The success of the VCT Game Changers World Championship in the face of sexism and transphobia

VCT Game Changers crowdAdela Sznajder/Riot Games

The Valorant Champions Tour Game Changers World Championship concluded on November 20 with G2 Gozen taking the first trophy at the international LAN tournament. The event was a success for Riot Games, even in the face of controversy and a number of hurdles.

This was the first women’s international LAN of its kind in Valorant. Eight teams from around the world with a $500,000 prize pool and a full Riot Games media push behind them. The tournament was advertised in the game’s client and had its own cinematic, co-streaming rights were handed out generously, and the head of Game Changers in EMEA, Ashley Washington, had made the rounds to multiple media outlets to push the event and the program as a whole.

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Shopify Rebellion at VCT Game Changers World ChampionshipMichal Konkol/Riot Games
Shopify Rebellion made it all the way to the grand final.

The tournament did not get off the ground without controversy, however, with some fans and players having issues with the venue’s size relative to other Riot-run events. The main broadcast’s Twitch chat was also overrun with transphobic comments directed at Cloud9 White’s Bob ‘bob’ Tran in the team’s first match against KRÜ Fem.

Still, the event debuted to strong numbers, with a peak viewership of 151,000 viewers on the first day of competition for Cloud9 White vs. KRÜ Fem, according to Esports Charts. Cloud9 White came into the tournament as the consensus favorite, having won their domestic competition six times in a row, and KRÜ themselves were titans in their own region, winning their domestic tournament twice in a row. The numbers and storylines would only improve as the tournament went on thanks to C9W dropping to the lower bracket in the second round, and Shopify Rebellion’s underdog run.

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Legends are made at VCT Game Changers

Cloud9 White were knocked into the lower bracket by G2 Gozen, a strong European side with the most experienced players at the event. The squad’s core, made up of Julia ‘juliano’ Kiran, Petra ‘Petra’ Stoker and Michaela ‘mimi’ Lintrup, are legends in Counter-Strike and have won international women’s tournaments before.

G2 Gozen at VCT Game ChangersMichal Konkol/Riot Games
G2 Gozen defeated Shopify Rebellion 3-2 in the grand final.

“We know how to deal with the pressure, we know how to communicate together and which things we should and shouldn’t do. And I don’t think that all of the teams always know what they should do,” mimi said in a pre-event press conference.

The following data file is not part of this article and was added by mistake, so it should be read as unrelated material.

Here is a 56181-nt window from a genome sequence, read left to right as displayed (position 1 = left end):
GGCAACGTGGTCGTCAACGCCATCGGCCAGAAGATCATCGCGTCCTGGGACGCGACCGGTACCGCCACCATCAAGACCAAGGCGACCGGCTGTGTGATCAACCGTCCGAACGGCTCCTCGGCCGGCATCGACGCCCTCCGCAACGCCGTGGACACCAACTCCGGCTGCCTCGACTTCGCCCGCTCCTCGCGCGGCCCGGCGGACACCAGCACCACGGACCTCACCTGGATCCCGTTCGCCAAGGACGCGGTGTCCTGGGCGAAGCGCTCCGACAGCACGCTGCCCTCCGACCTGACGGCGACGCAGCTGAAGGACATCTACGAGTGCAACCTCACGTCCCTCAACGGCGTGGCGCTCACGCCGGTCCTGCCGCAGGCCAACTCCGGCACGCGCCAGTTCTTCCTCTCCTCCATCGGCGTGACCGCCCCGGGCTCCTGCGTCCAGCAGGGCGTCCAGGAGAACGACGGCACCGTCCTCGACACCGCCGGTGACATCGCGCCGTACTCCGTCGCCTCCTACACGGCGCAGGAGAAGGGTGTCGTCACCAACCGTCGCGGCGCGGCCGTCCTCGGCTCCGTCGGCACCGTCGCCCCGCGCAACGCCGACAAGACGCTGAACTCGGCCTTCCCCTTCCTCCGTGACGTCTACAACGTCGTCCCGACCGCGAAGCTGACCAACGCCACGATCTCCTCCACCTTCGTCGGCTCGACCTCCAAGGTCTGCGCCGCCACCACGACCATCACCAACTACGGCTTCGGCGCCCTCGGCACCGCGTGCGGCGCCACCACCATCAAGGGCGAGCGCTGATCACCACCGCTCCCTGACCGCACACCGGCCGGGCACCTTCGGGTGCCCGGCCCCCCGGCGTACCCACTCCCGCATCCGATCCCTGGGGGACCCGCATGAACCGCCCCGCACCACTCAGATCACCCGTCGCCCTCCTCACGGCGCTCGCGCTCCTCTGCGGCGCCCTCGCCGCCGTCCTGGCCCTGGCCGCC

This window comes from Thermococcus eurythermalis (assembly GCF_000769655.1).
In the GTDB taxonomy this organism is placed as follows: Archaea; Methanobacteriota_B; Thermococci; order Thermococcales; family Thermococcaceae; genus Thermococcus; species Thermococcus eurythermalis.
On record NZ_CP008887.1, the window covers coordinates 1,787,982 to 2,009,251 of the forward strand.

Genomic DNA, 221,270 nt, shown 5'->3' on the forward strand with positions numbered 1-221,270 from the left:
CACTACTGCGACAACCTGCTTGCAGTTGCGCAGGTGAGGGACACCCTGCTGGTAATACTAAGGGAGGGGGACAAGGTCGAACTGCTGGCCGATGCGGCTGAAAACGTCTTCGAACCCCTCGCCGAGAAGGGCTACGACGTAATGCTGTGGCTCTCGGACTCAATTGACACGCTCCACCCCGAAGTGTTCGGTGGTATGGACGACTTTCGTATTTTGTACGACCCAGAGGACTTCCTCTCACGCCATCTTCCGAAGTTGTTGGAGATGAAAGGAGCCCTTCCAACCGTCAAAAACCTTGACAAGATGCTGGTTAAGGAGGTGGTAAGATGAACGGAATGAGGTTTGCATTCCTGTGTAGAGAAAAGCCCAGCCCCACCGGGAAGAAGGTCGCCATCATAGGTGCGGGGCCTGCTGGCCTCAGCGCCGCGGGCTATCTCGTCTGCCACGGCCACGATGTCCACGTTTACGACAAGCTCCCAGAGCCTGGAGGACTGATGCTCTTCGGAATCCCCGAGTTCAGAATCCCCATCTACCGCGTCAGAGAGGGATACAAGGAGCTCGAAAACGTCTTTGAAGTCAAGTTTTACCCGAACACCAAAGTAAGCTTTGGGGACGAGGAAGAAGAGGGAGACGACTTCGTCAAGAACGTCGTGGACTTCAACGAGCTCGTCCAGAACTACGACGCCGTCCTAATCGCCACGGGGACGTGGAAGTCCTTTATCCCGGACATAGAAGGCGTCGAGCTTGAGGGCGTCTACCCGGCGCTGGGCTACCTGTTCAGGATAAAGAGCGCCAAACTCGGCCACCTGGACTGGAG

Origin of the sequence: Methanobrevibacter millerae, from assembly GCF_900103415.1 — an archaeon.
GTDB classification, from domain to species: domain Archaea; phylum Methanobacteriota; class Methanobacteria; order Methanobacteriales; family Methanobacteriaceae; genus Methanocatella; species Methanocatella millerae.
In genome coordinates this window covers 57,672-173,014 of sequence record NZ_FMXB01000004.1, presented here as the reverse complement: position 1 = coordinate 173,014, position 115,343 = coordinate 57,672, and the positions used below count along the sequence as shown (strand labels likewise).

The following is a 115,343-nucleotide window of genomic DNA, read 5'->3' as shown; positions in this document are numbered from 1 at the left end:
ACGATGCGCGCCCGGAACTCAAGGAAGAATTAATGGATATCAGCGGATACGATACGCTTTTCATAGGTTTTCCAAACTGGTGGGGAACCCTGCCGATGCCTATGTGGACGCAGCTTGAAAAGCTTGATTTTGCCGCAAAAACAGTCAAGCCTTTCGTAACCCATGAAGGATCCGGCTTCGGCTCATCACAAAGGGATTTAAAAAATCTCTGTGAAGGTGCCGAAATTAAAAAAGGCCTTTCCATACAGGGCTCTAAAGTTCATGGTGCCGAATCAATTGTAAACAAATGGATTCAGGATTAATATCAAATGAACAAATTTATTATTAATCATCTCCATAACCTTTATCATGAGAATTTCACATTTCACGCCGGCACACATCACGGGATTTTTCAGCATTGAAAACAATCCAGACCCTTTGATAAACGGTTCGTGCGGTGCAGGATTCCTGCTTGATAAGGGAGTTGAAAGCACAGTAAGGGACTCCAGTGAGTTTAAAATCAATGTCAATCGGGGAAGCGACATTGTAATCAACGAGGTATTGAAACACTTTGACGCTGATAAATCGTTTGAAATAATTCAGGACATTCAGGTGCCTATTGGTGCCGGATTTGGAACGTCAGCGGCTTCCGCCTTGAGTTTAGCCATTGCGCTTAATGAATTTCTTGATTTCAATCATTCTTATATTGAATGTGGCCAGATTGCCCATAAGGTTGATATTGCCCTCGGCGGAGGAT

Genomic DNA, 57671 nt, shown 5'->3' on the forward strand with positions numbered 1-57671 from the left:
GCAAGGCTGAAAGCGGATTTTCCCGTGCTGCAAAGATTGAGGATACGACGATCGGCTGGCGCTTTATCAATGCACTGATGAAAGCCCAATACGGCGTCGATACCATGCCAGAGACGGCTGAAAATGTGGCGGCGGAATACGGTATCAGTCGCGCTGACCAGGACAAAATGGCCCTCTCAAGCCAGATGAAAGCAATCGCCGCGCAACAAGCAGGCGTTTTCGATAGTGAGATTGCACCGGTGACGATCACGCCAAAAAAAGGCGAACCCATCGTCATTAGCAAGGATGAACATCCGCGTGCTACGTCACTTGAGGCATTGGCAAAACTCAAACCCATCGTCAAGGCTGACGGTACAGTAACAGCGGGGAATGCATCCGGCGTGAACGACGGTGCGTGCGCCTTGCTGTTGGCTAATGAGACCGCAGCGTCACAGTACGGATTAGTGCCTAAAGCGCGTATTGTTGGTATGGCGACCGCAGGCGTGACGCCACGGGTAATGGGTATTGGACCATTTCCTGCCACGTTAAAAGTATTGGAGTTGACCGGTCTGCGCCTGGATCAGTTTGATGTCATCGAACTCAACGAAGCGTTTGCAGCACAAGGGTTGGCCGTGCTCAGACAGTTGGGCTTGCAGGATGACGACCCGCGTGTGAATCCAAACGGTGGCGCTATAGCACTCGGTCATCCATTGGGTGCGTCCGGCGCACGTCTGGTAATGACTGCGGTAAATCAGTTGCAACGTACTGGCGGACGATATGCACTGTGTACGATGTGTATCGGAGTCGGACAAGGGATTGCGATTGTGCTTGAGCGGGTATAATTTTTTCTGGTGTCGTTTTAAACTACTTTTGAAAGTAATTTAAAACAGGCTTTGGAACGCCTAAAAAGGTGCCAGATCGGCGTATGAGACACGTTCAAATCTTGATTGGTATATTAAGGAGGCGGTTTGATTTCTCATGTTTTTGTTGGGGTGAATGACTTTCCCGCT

G2 bulldozed their way through the rest of the Game Changers competition to the eventual title, defeating X10 Sapphire, C9 White, Team Liquid Brazil (who themselves overshot expectations with a top-three finish) and Shopify Rebellion.

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The grand final itself pulled in the highest peak viewership of the event at 239,334. The final did have an extra layer of spice as the Shopify head coach was suspended from the match for an obscene gesture made toward Cloud9 White in the team’s winning celebration over their domestic rival. Many called the Riot decision hypocritical as players in the main VCT circuit have made the same gesture on broadcast with little to no penalties.

The only people that seemed to agree with the Riot ruling were the G2 Gozen roster.

“Obviously, this must have been the worst feeling I can imagine for him, seeing his team and not being there. You’re just going to take the consequences of the things you do… Rules are rules,” mimi said after the grand final.

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Overall, the event proved successful for teams and (presumably) Riot Games as it is the most-watched tournament in female esports according to Esports Charts, in terms of hours watched. Before the final game even kicked off, Riot Games’ Global Head of Valorant Esports, Leo Faria, announced there will be a 2023 version of the international Game Changers event.

For the players, many were happy to make the LAN event and play against the best women’s teams in the world after two years of waiting for a tournament like this. Now, all they want are more events like this for the chance to show what they can do in a LAN environment.

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“I’m hoping to have more open LANs, I would say, and fewer online tournaments,” G2 Gozen player Maryam ‘Mary’ Maher said. “I think just having the LAN environment and the LAN experience is phenomenal, honestly. The energy and everything about LAN is just amazing.”